This is getting bad. I’m at an airport, listening to some moron talk about his business on his cell phone. Do I say talk? Who am I kidding? I mean, scream.
“I’M HERE AT THE AIRPORT,” he yells to each new caller. All kinds of boring, tedious details follow and the decibels rise. “ALL RIGHT! ALL RIGHT!” he ends each conversation. “LET’S SHAKE AND BAKE!”
Good lord. I board the plane with my husband. I would be massaging my ears or something, but my suitcase is too heavy. I sink onto the seat in time to hear some other cellphone doofus start to tune up behind us. “IF YOU CAN HELP,” he bleats, “IT WOULD BE APPRECIATIVE?”
Good grief. Appreciative?
Verbal quibbles aside, I think about the story I once read in the Metropolitan Diary section of The New York Times. A whole city bus was being held captive, forced to listen to some screamer on his cell. After several minutes and stops and shared, irritated expressions among other passengers, an elderly woman had turned to the offender and had loudly said to him, “You know, you’re not as interesting as you think you are.”
The man paled. He quickly ended his conversation and hung up. He got off at the next stop.
I love that story. I’ve visualized it so often and replayed it, I almost think I was there on the bus, cheering the elderly silencer on. Could I ever say anything that definitive and damning? No, probably not. I’m more the silent stewer type who heaves sighs and rolls her eyes and gets ignored. God, how ineffective and sad.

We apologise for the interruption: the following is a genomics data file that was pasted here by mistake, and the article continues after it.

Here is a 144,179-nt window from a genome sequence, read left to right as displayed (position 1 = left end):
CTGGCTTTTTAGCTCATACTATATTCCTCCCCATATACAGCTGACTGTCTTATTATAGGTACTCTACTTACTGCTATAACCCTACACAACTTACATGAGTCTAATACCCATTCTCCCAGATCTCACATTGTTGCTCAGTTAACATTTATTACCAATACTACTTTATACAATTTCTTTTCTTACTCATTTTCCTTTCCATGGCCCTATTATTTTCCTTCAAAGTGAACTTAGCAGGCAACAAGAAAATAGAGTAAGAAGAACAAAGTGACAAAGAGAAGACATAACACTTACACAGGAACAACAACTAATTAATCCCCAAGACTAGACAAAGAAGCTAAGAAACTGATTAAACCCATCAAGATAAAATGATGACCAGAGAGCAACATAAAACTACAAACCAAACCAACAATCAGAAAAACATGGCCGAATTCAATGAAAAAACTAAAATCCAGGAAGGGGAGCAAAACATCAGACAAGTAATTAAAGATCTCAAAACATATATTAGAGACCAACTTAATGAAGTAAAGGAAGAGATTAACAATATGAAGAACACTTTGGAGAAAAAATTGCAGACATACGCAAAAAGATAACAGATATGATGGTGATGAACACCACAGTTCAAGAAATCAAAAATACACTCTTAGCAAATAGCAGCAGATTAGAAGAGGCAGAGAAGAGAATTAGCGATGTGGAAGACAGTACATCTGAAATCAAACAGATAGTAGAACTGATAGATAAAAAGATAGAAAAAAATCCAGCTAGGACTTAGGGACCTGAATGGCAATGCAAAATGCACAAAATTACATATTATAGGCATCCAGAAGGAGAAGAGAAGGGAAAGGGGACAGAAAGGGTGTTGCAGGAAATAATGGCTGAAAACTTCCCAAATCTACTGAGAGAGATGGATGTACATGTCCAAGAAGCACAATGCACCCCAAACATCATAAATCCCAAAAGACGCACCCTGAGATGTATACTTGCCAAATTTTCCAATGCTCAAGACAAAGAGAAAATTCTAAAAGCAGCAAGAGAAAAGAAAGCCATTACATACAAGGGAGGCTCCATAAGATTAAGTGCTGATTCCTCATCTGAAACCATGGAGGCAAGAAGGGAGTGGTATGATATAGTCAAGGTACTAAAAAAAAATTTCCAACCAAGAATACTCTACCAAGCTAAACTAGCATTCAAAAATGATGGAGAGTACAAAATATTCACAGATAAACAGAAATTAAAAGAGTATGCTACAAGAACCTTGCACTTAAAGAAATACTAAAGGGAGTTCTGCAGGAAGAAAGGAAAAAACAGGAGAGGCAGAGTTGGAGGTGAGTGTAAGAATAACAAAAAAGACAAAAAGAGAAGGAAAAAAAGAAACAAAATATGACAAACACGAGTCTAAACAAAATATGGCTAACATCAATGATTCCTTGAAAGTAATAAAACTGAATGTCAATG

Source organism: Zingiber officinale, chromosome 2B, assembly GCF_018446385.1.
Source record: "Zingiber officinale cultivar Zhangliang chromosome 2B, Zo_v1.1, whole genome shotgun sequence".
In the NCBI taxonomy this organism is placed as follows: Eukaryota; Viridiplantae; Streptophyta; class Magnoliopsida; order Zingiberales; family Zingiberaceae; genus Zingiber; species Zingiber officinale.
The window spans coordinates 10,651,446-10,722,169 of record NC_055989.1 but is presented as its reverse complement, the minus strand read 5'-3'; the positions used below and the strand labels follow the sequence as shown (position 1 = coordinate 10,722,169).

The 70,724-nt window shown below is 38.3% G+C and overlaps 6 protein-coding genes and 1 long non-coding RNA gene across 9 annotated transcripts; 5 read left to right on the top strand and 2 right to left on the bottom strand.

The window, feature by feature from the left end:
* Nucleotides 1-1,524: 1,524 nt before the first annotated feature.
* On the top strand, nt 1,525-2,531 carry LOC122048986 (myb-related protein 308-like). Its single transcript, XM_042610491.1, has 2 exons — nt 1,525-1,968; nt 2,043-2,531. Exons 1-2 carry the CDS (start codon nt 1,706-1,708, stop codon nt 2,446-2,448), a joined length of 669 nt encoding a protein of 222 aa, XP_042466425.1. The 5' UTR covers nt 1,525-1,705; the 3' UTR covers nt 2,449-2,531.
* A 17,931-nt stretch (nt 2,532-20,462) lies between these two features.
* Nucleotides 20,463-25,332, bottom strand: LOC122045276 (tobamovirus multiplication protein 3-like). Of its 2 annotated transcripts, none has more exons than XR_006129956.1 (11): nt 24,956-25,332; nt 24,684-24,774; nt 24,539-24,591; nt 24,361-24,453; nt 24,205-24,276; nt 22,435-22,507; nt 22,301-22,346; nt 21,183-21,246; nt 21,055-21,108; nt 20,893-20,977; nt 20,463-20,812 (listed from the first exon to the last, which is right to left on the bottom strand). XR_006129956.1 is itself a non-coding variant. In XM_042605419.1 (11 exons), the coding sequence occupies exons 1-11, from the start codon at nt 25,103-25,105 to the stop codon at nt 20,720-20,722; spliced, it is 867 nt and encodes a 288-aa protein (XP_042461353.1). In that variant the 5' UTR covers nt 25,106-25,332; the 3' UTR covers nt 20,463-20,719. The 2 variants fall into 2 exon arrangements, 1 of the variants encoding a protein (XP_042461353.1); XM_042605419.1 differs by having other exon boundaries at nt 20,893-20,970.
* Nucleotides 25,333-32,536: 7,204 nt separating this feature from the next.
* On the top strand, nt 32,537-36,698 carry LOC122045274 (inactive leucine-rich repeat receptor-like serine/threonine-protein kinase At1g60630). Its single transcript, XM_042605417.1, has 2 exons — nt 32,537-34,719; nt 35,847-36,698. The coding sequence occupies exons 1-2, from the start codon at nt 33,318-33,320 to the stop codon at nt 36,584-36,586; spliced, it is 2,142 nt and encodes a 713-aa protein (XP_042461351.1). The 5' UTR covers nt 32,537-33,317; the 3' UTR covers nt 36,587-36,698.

Then, within seconds, a woman across the aisle begins to chat loudly in Spanish. For a few seconds, I listen. After all, I reason, that way I can improve my Spanish. It isn’t really eavesdropping; it’s educational. Seconds later, I quit. The only thing her conversation educates me about is how shitty my Spanish is now. I got lost right after hola. How depressing is that? I used to be inadequate in Spanish; I am now extremely inadequate.
But, listening to the plane-talkers, I quickly decide it’s time for a blogging manifesto. If any of the airlines follows through on the plans I hear about occasionally that will allow passengers to speak on cellphones while in flight, it will be time to launch into guerrilla warfare. I begin to jot down notes on the back of an envelope, trying to pull my thoughts together.
“What are you writing?” my husband asks nosily.
I tell him. I add that I’m sick of hearing the loud cellphone detritus of people who are around me. It’s time for action.
“So how’s that different from a loud conversation between two people?” he wants to know.
“No difference,” I say sulkily. “I still don’t like loud people.” But, at least, it occurs to me, I wouldn’t have to listen to a report of where those people are. “HI! GUESS WHERE I AM? I’M IN THE TULSA AIRPORT!”
“It’s no different from listening to a theatrical play,” my husband continues. (He always continues when he can tell he’s getting on my nerves.) “Or from reading a blog. It’s all about self-expression.”
“Nobody has to read my blog, if they don’t like it,” I say. “Or go to a play if it isn’t good. It’s all the difference in the world. Stop goading me, buster.”
He stops goading me and I brood and continue to think about my ever-expanding manifesto: You shouldn’t have to listen to another person’s loud, boorish conversations on a cellphone or otherwise in an airport, a bus or a plane. You also shouldn’t have to read another person’s blog. Unless, of course, you are married to that person. In that case, different rules apply.
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Here’s a completely unrelated article just published today:
(Copyright 2008 by Ruth Pennebaker)